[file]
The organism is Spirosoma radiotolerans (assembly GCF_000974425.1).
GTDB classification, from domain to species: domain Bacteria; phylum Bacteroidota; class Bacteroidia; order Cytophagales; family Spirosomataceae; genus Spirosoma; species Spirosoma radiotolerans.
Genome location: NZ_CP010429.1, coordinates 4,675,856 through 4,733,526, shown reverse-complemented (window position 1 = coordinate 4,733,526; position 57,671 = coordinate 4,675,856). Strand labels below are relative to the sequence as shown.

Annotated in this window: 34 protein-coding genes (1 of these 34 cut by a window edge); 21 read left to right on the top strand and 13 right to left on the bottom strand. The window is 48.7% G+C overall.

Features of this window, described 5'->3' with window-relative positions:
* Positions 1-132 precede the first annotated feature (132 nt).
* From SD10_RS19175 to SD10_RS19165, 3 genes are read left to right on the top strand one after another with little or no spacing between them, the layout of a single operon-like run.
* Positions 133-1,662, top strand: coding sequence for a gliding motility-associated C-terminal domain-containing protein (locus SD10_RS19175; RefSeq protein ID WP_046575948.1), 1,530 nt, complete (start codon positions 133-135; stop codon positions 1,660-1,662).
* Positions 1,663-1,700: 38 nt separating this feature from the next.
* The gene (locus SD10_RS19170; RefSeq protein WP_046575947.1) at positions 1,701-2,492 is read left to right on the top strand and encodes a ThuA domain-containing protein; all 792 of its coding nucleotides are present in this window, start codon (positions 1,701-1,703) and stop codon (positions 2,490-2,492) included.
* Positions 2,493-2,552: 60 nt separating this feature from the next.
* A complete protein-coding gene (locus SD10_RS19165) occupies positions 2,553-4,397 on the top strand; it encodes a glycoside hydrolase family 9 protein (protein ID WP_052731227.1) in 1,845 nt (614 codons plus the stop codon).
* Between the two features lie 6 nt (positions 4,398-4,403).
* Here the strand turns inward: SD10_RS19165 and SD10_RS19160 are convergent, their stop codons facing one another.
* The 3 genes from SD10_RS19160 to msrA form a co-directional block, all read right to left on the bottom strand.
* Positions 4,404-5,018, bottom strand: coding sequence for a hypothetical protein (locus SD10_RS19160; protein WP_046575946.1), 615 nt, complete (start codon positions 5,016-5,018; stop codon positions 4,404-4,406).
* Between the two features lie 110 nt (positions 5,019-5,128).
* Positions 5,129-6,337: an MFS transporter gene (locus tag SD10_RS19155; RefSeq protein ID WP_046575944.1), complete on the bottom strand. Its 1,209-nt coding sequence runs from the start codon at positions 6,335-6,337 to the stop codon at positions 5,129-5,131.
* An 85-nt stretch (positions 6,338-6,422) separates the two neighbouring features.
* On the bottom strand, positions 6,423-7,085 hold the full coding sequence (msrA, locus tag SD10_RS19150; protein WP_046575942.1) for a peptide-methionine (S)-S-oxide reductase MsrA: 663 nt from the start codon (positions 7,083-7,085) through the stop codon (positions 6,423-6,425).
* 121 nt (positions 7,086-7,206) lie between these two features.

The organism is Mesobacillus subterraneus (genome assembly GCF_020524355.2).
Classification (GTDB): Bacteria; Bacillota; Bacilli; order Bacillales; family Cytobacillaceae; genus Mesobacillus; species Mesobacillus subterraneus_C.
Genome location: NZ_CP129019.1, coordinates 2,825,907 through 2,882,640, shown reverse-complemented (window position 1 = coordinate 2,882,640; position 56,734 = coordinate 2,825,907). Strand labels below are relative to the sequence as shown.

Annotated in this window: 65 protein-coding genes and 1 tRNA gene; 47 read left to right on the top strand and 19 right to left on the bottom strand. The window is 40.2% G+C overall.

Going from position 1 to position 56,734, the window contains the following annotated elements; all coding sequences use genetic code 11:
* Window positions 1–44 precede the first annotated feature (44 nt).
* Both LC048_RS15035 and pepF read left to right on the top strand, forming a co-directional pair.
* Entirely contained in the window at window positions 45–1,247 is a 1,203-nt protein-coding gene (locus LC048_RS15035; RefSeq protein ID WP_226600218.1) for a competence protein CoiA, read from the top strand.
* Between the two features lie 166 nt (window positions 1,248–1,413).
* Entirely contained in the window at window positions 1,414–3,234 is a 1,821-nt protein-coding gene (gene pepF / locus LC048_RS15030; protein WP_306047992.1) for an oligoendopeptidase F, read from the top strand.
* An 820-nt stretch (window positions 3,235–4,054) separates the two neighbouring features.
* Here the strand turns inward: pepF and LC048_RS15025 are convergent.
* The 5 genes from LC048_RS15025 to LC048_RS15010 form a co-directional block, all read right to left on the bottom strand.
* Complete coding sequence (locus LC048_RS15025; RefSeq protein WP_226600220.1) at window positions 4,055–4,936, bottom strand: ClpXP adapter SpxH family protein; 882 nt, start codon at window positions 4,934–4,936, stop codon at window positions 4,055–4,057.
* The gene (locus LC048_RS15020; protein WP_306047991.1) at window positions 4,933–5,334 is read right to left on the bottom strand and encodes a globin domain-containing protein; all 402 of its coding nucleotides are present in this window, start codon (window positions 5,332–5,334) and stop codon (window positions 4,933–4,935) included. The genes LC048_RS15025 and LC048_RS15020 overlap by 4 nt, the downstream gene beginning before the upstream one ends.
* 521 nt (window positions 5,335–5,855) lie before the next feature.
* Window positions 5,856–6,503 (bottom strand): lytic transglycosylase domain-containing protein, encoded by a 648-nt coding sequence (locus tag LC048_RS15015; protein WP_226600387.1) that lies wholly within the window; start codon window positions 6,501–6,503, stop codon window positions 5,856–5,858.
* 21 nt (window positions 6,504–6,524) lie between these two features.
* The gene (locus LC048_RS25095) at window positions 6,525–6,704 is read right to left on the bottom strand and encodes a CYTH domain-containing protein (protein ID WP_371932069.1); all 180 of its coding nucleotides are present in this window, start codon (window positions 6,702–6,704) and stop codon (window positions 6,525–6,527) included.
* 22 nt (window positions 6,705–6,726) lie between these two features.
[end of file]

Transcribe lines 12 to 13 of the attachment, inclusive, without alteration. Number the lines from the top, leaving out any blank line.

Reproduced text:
* A complete protein-coding gene (locus SD10_RS19165) occupies positions 2,553-4,397 on the top strand; it encodes a glycoside hydrolase family 9 protein (protein ID WP_052731227.1) in 1,845 nt (614 codons plus the stop codon).
* Between the two features lie 6 nt (positions 4,398-4,403).